18. jrshaul


    I found his recipe. He uses a bit less gelatin and a lower sugar temperature. Roasted banana puree is pretty close to strawberry puree in texture. Might be worth a shot. Any thoughts on using cardamom?
  19. jrshaul


    I made a batch of marshmallows via the following procedure and found them awfully rubbery. I've had some wonderfully ephemeral marshmallows using eggs, but these were a bit on the soggy and rubbery side. Would also appreciate a cooked option for the egg whites - a swiss meringue would work, but I'm reluctant to add sugar. 1. Bloom 3 envelopes Knox gelatin in 1/2c water, add flavoring 2. Cook sugar syrup of 1/2c water, 2 1/2 c sugar, 1/2c corn syrup to 245f 3. Combine sugar syrup with gelatin in stand mixer on low 4. Fold in 2 beaten egg whites. I also have some peanut flour ("PB2 powdered peanut butter") I would love to use in these and would like to use roasted banana puree if anyone has any ideas.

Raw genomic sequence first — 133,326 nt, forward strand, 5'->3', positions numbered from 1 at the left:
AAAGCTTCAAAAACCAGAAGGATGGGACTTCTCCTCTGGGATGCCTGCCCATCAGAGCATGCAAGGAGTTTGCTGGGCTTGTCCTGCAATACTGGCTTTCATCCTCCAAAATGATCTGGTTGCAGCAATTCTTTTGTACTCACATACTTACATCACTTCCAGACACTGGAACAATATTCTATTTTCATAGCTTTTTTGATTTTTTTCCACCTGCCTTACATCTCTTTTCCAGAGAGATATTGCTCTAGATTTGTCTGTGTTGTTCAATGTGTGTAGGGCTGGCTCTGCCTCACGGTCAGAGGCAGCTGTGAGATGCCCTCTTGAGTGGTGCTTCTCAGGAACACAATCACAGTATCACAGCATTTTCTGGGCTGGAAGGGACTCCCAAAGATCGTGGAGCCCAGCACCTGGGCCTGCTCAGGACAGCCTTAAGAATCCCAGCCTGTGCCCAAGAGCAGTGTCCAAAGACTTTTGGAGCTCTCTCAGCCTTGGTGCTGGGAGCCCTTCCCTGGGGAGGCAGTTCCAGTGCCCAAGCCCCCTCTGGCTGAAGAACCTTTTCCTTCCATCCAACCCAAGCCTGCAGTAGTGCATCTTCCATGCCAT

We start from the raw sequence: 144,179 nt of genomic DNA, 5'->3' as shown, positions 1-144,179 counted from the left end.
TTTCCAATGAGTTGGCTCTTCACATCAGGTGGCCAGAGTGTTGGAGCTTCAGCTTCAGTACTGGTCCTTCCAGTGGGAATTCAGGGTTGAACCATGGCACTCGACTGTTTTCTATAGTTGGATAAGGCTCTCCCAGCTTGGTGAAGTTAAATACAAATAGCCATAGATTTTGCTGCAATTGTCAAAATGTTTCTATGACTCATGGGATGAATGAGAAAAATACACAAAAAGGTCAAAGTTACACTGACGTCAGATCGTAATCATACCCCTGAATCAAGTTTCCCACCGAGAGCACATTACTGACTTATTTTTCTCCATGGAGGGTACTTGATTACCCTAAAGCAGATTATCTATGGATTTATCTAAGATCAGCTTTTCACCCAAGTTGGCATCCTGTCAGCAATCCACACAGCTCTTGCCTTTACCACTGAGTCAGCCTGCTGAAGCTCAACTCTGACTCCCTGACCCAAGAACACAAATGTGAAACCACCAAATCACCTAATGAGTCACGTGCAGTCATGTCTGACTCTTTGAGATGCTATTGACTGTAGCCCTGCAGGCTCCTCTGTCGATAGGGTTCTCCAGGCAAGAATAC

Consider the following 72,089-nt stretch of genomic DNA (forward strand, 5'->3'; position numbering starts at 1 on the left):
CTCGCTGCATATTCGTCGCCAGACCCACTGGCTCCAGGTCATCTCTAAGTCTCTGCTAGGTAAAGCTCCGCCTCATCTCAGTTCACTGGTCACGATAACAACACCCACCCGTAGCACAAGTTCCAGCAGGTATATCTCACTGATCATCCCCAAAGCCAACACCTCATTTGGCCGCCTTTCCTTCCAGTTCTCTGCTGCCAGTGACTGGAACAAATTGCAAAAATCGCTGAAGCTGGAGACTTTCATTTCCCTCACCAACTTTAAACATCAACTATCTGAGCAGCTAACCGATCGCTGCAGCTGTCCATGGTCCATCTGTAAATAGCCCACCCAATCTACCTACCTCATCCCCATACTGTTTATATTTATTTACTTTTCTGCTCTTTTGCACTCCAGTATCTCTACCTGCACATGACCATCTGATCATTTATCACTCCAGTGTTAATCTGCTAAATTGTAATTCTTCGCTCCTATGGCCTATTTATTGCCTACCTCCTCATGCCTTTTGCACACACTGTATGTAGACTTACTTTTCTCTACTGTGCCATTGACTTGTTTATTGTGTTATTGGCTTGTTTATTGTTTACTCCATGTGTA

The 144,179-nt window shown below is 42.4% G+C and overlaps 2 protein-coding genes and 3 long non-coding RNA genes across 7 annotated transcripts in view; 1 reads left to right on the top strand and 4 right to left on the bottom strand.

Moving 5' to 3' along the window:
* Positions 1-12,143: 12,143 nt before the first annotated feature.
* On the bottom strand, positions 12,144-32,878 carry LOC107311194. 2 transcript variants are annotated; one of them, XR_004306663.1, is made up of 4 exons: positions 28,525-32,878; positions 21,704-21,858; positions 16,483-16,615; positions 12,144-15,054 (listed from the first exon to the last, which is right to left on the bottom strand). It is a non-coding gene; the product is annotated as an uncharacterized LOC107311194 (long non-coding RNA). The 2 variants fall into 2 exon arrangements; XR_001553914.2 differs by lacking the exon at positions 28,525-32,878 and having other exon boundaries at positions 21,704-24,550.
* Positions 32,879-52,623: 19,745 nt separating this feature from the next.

20. I can't find any that aren't $25-$35 a unit - I'm surprised there's no smaller packaging. That said, while I looking for it, I found Pastry Depot sells Chef Rubber tinted cocoa butter in smaller quantities. $10.50USD for 50 grams does sting a bit. Not a bad idea. Unfortunately, I only have one kind of chocolate at present. Now that's a black friday sale I'd get in on...
  21. A kleptomaniac flatmate stole my microplane graters, a ton of spices, my good vegetable knife, and a few other things. Any advice on replenishing my supply? At least I still have cast iron coming out of my ears.
  22. Anyone know where I can get these whole at a sane price? I'm used to paying $2 for a massive bag, not $20 for a dinky jar that invariably tastes flat.
  23. ER physician, chocolate wizard, AND production food science engineer? I no longer feel as good about changing my own motor oil. Are you actually six people in a trenchcoat?
  24. I just picked up a set of polycarbonate molds to make some more attractive chocolates. I dimly recall the existence of commercially prepared aerosol cans of pigmented cocoa butter, but they appear to be long gone - without breaking the bank, what's the best way to add a few shades of primary colors to my bonbons?